If you like artisan food, served by beards, dressed in shoes that look like pasties and 'charity shop finds' then you'll love Stockbridge! If you don't like ageing hipsters, smug vegan mums, and cobbles, then you will not love it here.
I however, do have a soft spot for smug mummies, men in pasty shoes and hippy children in knitwear.
I love it here. I love the cobbled streets that nearly blow the shock absorbers on my snazzy Skoda Fabia, I love the old buildings that smell like school trips, I even love the worrying amount of Pugs in clothes, or, as I like to call them 'hipsters hairy practise babies'.
Stockbridge loves dogs. It even has a shop just for dogs. Called (wait for it)... Just Dogs!
Most places are dog friendly now. Except Edinburgh’s first cat café, Maison de Moggy, but I think that goes without saying.
Its weekly producers market is always packed with couples of all ages with their 'hairy practise babies', buying over sized vintage jumpers, eating fabulous food, listening to beautiful buskers, all looking very happy with their lot in life. And well they should, as Stockbridge is bloody lovely.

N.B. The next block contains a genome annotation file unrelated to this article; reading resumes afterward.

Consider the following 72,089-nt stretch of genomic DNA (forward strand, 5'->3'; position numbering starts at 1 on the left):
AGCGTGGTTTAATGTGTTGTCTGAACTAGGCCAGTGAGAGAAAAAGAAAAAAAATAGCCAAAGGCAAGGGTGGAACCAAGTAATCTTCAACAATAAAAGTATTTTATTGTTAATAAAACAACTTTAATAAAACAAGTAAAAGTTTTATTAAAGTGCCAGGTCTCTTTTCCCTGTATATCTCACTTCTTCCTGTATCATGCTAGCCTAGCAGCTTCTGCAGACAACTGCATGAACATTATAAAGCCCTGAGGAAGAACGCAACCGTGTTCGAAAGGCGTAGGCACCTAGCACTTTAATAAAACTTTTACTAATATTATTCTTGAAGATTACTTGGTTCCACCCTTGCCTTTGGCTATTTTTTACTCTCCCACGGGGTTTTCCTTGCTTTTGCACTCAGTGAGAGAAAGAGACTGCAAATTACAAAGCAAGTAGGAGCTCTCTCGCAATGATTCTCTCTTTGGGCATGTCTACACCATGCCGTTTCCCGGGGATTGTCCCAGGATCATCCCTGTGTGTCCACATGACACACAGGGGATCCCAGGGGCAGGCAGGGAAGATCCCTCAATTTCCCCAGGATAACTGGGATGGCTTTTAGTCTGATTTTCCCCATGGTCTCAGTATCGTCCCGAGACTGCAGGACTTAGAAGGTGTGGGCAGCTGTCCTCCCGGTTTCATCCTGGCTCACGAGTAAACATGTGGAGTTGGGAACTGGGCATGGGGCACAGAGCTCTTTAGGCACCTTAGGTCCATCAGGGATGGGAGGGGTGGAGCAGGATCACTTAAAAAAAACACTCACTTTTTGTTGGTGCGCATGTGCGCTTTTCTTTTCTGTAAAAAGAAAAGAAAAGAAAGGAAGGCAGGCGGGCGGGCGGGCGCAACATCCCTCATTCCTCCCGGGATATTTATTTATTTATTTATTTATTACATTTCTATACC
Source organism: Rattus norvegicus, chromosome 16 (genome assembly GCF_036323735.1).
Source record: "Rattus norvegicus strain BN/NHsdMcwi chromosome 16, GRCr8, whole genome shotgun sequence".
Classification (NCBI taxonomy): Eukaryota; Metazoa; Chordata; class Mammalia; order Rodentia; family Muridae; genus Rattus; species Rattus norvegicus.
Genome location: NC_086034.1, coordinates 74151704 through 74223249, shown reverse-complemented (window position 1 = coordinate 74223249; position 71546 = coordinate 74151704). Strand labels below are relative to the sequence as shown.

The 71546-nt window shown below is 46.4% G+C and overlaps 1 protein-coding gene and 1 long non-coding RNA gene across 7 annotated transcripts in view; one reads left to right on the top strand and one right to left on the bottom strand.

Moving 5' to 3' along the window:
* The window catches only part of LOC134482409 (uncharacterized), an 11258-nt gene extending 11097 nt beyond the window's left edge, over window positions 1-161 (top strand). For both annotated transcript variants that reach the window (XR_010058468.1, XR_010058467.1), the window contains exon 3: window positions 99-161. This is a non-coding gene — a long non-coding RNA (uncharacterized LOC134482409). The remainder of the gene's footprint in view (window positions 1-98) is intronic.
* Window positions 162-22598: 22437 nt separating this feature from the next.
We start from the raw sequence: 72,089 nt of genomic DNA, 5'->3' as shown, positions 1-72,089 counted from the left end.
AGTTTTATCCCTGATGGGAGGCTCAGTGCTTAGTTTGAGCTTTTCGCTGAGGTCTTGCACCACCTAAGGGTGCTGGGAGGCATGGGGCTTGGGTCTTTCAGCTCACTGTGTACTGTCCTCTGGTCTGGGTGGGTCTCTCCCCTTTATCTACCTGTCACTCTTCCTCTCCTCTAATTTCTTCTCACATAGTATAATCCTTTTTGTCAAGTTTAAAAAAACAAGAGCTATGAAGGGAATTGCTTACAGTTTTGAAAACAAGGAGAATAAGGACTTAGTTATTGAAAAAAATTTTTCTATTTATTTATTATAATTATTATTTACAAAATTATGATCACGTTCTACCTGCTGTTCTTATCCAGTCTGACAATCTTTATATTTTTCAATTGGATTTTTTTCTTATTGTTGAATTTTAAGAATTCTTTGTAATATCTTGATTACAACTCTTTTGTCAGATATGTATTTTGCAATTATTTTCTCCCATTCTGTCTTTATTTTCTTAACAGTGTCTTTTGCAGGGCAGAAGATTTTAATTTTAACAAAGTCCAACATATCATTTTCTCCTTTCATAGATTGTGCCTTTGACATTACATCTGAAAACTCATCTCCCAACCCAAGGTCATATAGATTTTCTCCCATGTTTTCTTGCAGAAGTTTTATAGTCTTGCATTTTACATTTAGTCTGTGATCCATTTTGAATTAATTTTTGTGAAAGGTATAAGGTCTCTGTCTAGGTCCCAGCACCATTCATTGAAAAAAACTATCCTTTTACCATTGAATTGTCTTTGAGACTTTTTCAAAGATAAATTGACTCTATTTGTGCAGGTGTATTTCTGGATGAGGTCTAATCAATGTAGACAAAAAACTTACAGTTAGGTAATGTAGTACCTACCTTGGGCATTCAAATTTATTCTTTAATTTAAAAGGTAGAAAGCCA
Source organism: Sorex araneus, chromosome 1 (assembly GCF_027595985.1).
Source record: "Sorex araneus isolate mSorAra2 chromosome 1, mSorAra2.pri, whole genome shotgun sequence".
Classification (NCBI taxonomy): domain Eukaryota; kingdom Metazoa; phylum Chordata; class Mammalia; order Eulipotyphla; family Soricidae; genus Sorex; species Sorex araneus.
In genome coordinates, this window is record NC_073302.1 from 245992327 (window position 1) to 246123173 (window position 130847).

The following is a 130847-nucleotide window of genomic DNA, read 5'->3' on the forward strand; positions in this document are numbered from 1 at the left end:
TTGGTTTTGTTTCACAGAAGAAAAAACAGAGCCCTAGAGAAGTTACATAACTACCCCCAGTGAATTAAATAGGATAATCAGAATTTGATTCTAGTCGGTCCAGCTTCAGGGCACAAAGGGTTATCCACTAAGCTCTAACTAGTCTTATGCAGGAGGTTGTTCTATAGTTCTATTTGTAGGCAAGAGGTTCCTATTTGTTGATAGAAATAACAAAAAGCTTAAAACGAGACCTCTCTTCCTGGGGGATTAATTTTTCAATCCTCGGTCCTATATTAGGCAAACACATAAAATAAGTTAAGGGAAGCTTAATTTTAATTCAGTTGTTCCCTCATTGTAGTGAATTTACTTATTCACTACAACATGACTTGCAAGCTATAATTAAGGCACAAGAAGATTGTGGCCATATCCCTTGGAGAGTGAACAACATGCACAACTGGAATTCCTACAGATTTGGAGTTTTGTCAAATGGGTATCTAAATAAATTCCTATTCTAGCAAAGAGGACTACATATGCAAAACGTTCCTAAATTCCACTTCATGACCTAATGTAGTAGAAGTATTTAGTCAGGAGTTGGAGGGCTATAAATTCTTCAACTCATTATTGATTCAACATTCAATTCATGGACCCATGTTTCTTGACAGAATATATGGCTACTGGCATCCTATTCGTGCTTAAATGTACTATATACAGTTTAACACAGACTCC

Stockbridge (like many other places in Edinburgh) seems to be where university educated people come to live when they cash in their inheritance. The young middle classes live here, whilst they still have the energy to enjoy city life but past mixing with the real city centre dwellers. Namely the poor and the less socially mobile members of the 'Lothians'.
In fact Edinburgh seems to be an increasingly rich trendy place. It's well built walls and historic city scape make this a beautiful place to live. As long you have the money, or at least your family do. It still has that smell of old money. Full of the sort of people that lead with the question 'So what school did you go to?'
However unlike the rich areas of England, Scotland still prides itself on its Socialist ideals, therefore even the rich bits feel ever so slightly lefty. If you're labouring under the illusion that Socialist can't have nice things then Edinburgh is the tonic for that.
Now to it's score!
Edinburgh can seem a little stand offish but on the whole I'd say it's friendly. In Stockbridge there seems to be a community that know each other. Even in café Nero the staff know the regulars and remember what they usually have. Plus, as the city has many different nationalities living there it seems quite accepting. That's been my experience of the city anyway, I may be wrong. I can only judge on my experience.
It hosts the largest art festival in Europe. What more can a city do to bring culture to people? Except perhaps making it affordable to all. But the Free Fringe movement is working on that.
Edinburgh boasts a number of large theatres, museums, art galleries and hosts Edinburgh International Festival, Fringe, Jazz festival, Book festival, Film festival, Science festival.
3. Affordable Housing/ Cost of living
The amount of nice building mean that there are so many houses and flats that are amazing and therefore a little pricey. But a girl can dream.